A plumber will need to enter your home to fix plumbing issues like dripping faucets, clogged sinks or toilets and leaky pipes. They might not need to come into your home if the faulty appliance is located outdoors or in the garage. Before you begin the project, contact plumbers near you to find out they will need to enter your home.
Contact plumbers near you beforehand to see if they can complete the project without entering your home — for example, by entering the garage to fix a broken water heater. If the plumber needs to enter your house to do the job, you should proceed only if both parties feel comfortable with the project. Consider taking extra steps such as waving instead of shaking hands, staying 6 feet apart, using digital payments and sanitizing common areas.
Generally, plumbers are often considered essential service providers. Essential service providers vary from state to state and city to city, however. For the most accurate information, check your official state or city government website to see whether a plumber is considered an essential service in your area.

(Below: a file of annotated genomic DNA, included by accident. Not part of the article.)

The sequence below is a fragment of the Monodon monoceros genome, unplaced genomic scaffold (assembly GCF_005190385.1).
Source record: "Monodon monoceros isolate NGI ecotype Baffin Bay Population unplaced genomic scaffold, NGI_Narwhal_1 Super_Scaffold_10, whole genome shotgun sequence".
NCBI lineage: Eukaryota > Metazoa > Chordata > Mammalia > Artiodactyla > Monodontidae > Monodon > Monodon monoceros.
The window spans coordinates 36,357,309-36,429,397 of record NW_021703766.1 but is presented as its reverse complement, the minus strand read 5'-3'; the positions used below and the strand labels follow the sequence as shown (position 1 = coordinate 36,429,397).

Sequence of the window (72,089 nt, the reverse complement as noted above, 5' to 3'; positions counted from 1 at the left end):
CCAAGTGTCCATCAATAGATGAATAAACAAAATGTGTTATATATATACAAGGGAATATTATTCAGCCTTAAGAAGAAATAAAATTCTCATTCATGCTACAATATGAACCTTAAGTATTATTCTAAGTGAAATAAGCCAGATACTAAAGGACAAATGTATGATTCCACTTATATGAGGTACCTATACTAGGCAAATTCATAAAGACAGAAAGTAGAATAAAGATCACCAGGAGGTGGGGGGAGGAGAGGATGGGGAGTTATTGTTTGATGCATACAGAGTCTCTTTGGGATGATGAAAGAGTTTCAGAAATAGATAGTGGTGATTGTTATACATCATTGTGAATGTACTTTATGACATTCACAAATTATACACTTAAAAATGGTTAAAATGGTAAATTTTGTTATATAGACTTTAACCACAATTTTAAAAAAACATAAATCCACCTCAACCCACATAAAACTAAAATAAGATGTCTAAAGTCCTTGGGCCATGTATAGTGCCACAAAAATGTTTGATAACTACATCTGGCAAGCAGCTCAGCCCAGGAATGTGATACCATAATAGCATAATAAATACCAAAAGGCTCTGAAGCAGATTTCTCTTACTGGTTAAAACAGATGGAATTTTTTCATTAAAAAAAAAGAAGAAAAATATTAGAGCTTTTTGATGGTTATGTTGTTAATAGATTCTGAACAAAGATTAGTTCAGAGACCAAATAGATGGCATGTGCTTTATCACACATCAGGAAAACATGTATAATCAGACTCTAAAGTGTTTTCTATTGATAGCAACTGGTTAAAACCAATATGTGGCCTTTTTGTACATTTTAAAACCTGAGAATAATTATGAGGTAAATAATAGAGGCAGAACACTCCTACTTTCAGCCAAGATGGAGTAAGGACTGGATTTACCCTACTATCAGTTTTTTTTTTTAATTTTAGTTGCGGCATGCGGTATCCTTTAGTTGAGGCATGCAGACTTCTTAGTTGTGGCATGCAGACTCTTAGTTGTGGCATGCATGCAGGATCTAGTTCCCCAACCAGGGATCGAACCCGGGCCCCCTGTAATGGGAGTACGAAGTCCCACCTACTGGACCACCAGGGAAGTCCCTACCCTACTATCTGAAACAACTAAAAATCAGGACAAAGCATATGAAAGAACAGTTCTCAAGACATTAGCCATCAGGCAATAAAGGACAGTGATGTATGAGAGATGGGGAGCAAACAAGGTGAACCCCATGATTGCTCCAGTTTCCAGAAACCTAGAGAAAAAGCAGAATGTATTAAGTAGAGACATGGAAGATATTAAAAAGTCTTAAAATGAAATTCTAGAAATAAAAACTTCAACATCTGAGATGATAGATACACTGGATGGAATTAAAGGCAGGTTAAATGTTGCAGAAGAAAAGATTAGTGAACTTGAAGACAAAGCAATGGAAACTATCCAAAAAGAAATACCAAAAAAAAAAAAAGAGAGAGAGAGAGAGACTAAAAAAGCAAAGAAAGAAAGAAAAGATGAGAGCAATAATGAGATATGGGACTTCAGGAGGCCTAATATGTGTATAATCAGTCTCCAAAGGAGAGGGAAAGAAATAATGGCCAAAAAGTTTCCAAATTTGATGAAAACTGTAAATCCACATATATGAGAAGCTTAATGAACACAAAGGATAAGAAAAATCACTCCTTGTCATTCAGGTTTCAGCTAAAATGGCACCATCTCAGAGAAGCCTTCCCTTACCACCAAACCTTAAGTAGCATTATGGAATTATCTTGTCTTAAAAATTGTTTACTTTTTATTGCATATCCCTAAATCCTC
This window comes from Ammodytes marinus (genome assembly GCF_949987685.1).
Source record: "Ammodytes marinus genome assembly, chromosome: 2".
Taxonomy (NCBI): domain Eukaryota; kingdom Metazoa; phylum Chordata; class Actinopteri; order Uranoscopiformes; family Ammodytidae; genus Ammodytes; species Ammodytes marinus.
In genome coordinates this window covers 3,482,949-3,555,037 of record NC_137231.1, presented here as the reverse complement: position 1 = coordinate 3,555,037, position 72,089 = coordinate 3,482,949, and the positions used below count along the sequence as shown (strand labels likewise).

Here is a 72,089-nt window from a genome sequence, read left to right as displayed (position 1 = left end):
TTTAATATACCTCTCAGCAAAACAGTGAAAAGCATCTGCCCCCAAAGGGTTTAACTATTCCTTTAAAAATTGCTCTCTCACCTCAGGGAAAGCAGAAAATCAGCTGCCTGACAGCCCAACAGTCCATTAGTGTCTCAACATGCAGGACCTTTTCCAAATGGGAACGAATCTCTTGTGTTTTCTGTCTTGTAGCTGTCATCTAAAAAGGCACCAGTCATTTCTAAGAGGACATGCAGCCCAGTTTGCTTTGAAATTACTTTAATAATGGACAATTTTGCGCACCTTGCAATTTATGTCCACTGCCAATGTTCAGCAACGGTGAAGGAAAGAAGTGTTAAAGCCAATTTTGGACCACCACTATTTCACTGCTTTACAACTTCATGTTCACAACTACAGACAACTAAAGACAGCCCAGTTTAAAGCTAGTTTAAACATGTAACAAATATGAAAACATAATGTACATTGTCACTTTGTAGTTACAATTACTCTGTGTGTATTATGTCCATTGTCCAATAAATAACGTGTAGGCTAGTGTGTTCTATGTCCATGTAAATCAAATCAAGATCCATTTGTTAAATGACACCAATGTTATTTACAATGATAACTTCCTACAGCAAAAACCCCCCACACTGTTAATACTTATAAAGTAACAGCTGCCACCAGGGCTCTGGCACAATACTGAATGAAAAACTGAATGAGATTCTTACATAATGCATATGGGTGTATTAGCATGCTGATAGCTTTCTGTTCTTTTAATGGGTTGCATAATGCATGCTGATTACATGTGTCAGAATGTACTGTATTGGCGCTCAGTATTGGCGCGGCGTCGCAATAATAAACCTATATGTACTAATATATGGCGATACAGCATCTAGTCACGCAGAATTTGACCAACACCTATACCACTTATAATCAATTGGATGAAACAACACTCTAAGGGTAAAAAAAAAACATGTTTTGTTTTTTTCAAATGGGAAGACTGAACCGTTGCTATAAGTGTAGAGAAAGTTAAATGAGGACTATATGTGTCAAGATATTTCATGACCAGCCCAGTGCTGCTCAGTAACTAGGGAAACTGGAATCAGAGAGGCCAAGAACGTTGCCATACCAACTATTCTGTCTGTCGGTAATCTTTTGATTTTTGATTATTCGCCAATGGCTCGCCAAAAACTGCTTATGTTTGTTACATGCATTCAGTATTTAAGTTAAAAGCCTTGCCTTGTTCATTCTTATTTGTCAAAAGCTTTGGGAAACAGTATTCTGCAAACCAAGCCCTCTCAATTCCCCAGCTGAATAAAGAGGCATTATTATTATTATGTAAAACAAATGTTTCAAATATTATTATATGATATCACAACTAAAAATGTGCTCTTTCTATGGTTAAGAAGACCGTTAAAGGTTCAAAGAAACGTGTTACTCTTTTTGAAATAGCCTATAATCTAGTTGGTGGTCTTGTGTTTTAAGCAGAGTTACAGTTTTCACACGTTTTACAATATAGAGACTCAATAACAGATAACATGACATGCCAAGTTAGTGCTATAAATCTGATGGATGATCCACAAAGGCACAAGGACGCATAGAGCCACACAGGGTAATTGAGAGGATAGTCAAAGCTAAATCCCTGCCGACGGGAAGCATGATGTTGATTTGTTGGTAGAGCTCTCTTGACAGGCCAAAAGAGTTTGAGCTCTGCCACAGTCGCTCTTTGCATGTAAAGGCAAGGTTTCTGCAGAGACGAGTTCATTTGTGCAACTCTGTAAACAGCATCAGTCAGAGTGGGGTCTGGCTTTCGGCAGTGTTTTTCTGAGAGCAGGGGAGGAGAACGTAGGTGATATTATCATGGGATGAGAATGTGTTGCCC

Read CISA’s publication on identifying critical workers to find out more information on a national level. Some, but not all, jurisdictions follow CISA’s definitions of critical infrastructure.
If you see a profile that states the plumber is offering remote services, contact the plumber before hiring them to see what those services include. Although plumbing is a job that has to be done in-person, you can ask them if they offer virtual consultations or an online walk-through.
Some plumbers accept digital payments -- Zelle, PayPal, Venmo, etc. -- for their services. Before you hire a plumber, ask them if they accept your preferred online payment. Many also feature digital payment options on their profiles. Due to the COVID-19 pandemic, digital payments are typically considered safer than cash and credit cards.